Ask me what my favourite style of sofa is and the first thing that always pops into my head is CHESTERFIELD! I know I’ll never find a vintage one around these parts so buying new is the only way I have a chance of getting my hands on one, and now I have a great source for this classic sofa style. British furniture and interiors company Timothy Oulton is known for its creative collections including distinctive handcrafted leather furniture, unique lighting and home accessories. Exuding the perfect balance of tradition and modernity, each piece is pervaded by a passion for traditional handcraftsmanship and a fearless quest for innovation. They take what is typically thought of as traditional and make it relevant for today. “Be relevant or be dead” – Tim Oulton 🙂
Let me give you a little taste of what the Timothy Outlon brand has to offer in the realm of chesterfield sofas:
These give me heart palpitations. That tufting! The worn, vintage look of the leather. That curved arm. So hot!!!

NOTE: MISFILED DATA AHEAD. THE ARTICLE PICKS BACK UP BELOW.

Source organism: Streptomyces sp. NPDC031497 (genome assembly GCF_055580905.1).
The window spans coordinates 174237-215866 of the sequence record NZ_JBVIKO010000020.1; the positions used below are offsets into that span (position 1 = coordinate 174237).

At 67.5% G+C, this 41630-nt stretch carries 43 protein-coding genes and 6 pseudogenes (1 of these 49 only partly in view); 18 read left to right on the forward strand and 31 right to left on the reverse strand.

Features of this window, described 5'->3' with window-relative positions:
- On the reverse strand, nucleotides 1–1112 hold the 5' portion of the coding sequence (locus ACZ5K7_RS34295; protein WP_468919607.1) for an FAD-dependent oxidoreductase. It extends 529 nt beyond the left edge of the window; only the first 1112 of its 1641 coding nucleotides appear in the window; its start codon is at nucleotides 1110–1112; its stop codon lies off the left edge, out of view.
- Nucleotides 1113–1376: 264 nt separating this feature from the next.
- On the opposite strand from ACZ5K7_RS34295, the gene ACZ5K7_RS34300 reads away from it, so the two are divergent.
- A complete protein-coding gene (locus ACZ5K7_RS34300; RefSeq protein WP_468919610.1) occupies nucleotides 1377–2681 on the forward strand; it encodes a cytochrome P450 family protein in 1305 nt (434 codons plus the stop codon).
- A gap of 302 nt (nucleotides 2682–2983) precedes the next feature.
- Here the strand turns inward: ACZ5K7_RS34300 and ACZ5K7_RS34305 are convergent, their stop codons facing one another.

DAMN it is so sexy in black! I should note they have an incredibly broad range of leathers and fabrics (for those who don’t do leather). I counted 7 black leathers! You’re bound to find your dream shade.
Not only do they have a huge range of materials, but sizes too. You can choose from a 1 seater, 2 seater, 2.5 seater, 3 seater, 4 seater and a footstool. That’s not all. The red leather chesterfield above is the Westminster Feather Sofa that has an added touch of luxury in the form of plump down feather filled cushions. WHOA. If you want something with a bit of femininity, there is the Serpentine Sofa that has a sweet curve at the front. Or if you want something less traditional and more modern, there is the Piccadily Sofa that has narrower arms and the absence of any studs or piping. Looking for something with a glamourous edge? The Westminster Button Faded & Degraded Sofa comes in 4 vintage rug-like velvets – a modern take on faded grandeur. The variety of options are impressive.
Here are a few more photos of Timothy Oulton’s chesterfields in spaces he has designed and some that demonstrate his love of tufting.
This post is in collaboration with Timothy Oulton. All opinions are my own.